Part of our goal with the History of Food & Drink Collection/Culinary History Collection is to document food history in Virginia. Among our nearly 3,500 publications are more than a few community, local, regional, and state cookbooks. Tidewater Virginia Cook Book: A Collection of Good, Reliable Recipes is an item we purchased for the collection in 2011. Published in 1891, it includes recipes contributed by women from all over the state for all kinds of foods, though the emphasis is on the Tidewater region of Virginia.
Although there is not necessarily a lot of visual appeal, at least not the recipe content, the book is certainly worth a glance or two! It pays special attention to fresh seafood, much more readily available than here in some other parts of the state (Blacksburg, I’m talking about you!): Pickled oysters, lobster, crabs, prawns, and fish.
One of the standouts here is definitely the abundance of terrapin and turtle recipes. On page 8, it’s “turtle soup;” on page 14, it’s two recipes for terrapin and one for “mock terrapin;” on page 7, it’s “mock-turtle soup;” and then, the topper, “Imitation mock turtle soup.” For those times when simply imitating a recipe isn’t enough, you can imitation the imitation! Mock turtle soup, by the way, comes from a calf’s head and ham base. Imitation mock turtle comes from black beans cooked with a meat joint, then mashed.
Not surprisingly, many of the included recipes are desserts: puddings, cakes (“pork cake,” anyone?), creams and custards, pies, and tarts. But there are also ices and ice creams, often a challenge with late 19th century technologies, and a “pepper candy” made with cayenne pepper. Pickles, preserves, jellies, and brandied fruits abound, and in a throw-back to our feature from two weeks ago, this recipe book includes “grape catsup.”
Whereas handwritten receipt books often shared cherished recipes within a family, the growing genre of community or other group cookbooks introduced these to a whole new audience. This particular volume came from the Reid Memorial Association of Norfolk, Virginia, though it contained recipes from ladies around the state. The idea of fundraising through cookbooks, especially by women, took off and our collection is full of similar publications dating from the late 19th century to the modern day. And, in addition to recipes, almost all of them have something else in common: advertising!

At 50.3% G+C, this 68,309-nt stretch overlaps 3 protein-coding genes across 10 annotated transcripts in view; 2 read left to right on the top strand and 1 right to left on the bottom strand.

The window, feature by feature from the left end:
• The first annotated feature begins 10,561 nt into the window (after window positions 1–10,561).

Questionable mock turtle/terrapin recipes aside, one of the other unique features of this volume is the ads in the back, several of which appear in the gallery above. General stores, food stores, florists, animal (sheep, beef, horses, mules–take your pick!) suppliers, insurance and real estate agents, appliance dealers (touting relatively new home technologies)…everyone got in on the action, even companies as far away as Oswego, NY! Although the baking powder wars had yet to start, we are greeted with “Government Tests” and “Royal Baking Powder” in large letters, suggesting a more reliable product than other companies. And, of course, targeting the women who could by buying there product over others.
See, as promised, nothing about cooking with laundry detergent (someone out there must have jumped to that conclusion first!), just some good old Virginia food history. We have a lot more to share with you, too. Be sure to keep following. Meanwhile, this archivist has weekend company coming and Mrs. Roper’s “Mock Terrapin” (made from calf’s liver and hard boiled eggs) might just be on the menu…